Every time a billionaire collector breaks another sales record at auction, those in the know snicker: Yet another hedge fund prince has publicly overpaid for an asset that's almost guaranteed to fall in value.
The examples are plentiful, like the disastrous Damien Hirst auction the night Lehman Brothers went under. At that auction, £98 million of art was sold, and then promptly lost 30 to 50 percent of its value.
Felix Salmon took on the claim that the top 50 contemporary artists in the world outperform the S&P 500, pointing out that the art price index rose largely by dropping the artists whose prices fell. "The real point here is that contemporary art is always full of here-today-gone-tomorrow art stars, who create art which goes from being white-hot to being pretty much unsellable," he writes. "In 1988, for instance, the C50 included where-are-they-now names like Theodoro Stamos, Pierre Alechinsky, James Havard, Jean Fautrier, and even Saul Steinberg, the New Yorker illustrator, who appeared just above Robert Rauschenberg on the list. Last year, the most expensive Steinberg sold at auction reached just $28,750."
I've written about same phenomenon -- one about art flippers, and one about the Frick Collection's collecting symposium. Hoping to quantify the chance of making money in the art market, I requested a report from Artnet that compiled the top 10 living artists in 1993 and 2003 and followed their sales through 2013, expecting to see a story of booms and busts. Surprisingly, almost all the artists at the top of the rankings maintained or expanded their market value.
Let's go back about 10 years. It's impossible to track all the ways that art is sold, but there are databases of auction sales that give us a rough idea. According to Artnet, the top 10 living artists of 2003, ranked by total auction sales, were:
Gerhard Richter: $32,127,829
Cy Twombly: $10,716,969
Jasper Johns: $8,625,096
Frank Stella: $8,392,128
Ed Ruscha: $7,335,674
Agnes Martin: $6,037,900
Tom Wesselmann: $5,880,799
David Hockney: $5,135,596
Zao Wou-Ki: $5,133,200
Damien Hirst: $5,084,114
And here's what their growth looks like:
Total sales for every one of these artists grew. For eight out of 10, the increase was more than 200 percent in a decade. Most had not only seen an increase from 2003 but (with the glaring exception of Damien Hirst) have now exceeded their sales in 2008, the last art market peak.
Maybe 10 years is too short a period to see the bust. How about 20 years back? Here are the sales of the top 10 artists in 1993:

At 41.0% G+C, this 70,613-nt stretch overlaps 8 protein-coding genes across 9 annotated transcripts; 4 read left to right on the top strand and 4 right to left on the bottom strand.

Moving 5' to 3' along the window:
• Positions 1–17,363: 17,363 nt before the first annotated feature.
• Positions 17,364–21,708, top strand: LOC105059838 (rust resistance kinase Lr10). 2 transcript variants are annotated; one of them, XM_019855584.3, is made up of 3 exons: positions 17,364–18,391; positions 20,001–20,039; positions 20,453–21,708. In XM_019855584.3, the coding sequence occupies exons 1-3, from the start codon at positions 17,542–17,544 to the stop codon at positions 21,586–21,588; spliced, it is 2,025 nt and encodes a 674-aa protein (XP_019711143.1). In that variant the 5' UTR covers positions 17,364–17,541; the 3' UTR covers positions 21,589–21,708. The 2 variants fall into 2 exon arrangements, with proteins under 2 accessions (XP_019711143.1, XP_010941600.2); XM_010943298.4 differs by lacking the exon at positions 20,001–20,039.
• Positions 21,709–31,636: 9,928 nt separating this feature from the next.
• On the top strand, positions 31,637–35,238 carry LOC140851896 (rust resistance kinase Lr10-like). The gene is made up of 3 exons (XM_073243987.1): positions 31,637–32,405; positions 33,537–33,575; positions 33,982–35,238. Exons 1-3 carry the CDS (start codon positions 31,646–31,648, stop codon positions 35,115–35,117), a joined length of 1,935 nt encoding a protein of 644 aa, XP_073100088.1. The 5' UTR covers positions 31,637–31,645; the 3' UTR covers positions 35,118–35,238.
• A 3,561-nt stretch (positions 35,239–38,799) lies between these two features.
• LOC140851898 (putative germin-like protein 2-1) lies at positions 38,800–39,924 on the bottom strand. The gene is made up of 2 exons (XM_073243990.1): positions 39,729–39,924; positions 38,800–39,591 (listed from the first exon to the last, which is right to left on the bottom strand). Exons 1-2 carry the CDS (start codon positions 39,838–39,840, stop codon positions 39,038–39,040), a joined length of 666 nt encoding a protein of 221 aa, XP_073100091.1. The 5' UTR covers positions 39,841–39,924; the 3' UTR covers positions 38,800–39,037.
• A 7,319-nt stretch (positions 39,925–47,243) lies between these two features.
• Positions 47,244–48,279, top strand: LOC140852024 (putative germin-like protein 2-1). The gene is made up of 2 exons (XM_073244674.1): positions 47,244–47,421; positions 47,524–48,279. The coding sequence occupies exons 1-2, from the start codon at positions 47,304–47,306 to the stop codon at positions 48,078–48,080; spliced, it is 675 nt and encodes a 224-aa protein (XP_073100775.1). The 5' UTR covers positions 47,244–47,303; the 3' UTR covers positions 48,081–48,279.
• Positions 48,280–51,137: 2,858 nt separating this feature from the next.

Roy Lichtenstein: $3,898,219
Fernando Botero: $3,624,240
Sam Francis: $3,186,429
Gerhard Richter: $3,041,133
David Hockney: $2,887,245
Willem de Kooning: $2,802,658
Frank Stella: $2,723,597
Cy Twombly: $2,652,662
Karel Appel: $2,567,574
Roberto Matta: $2,102,424
And here's a chart of those artists over 20 years.
Not too shabby. Even if, like Karel Appel or Frank Stella, their prices haven’t gone gangbusters like Gerhard Richter's -- and no living artist has gone gangbusters quite like Gerhard Richter, whose auction sales have exceeded $100 million for six of the last seven years-- everyone’s sales are solid. There's certainly no evidence that their work is unsellable. Sales for four out of 10 went up more than 2,700 percent over that period, an astonishing number for any asset category.
The glaring caveat is that these numbers reflect total sales at auction. The median price for each artwork isn't included, so in theory, one Lichtenstein artwork could have been sold in 1993, and 1,000 could have been sold in 2003. This information, in other words, gives a picture of the artist's market share in broad strokes.
But broad strokes are all we need here: The charts are decent indicators of the market relevance associated with each name. If you bought a Cy Twombly in 1993, there's a very high chance you'll find a buyer for the work now.
A second caveat is that looking at 10- or 20-year periods masks some ups and downs along the way. You can see the full data for the 1993 and 2003 lists here and here. For this post, I've simplified the charts to highlight the long-term trend, but there are years of worse performance along the way. That kind of fluctuation has always characterized the art market. Take the tale of Lawrence Alma-Tadema, a pinnacle of the Victorian-era Academic Style whose painting "The Finding of Moses" sold for $25,000 in 1905. In 1942, his art was so passé that the same painting sold for $682. In 2010 it sold again for $23.5 million.
So what does all this mean? I had expected that tracking the sales of 20 artists would show a few big successes and a lot of cratering disappointments. In fact, sales for almost all of the artists have grown. But that doesn't mean Salmon and the rest of the contemporary art market detractors are wrong. It simply demonstrates that the very pinnacle of the art market follows its own rules.
Instead, the real explanation may be that these artists are bought and sold by a very small group of very, very wealthy individuals who have pockets deep enough to weather the tempestuous swells of world financial markets. It would go a long way toward explaining why prices remain steady even as the lower 40 artists in each year's C50 index underperform or simply disappear.
Whether or not the cream of the crop stays on top forever is uncertain. For now, it seems that buying the artists at the top of the sales rankings may be a successful 10- to 20-year approach. And that means that if you're hoping to get stupendously rich from the art market, the best strategy (ready to write this down?) is to start out rich.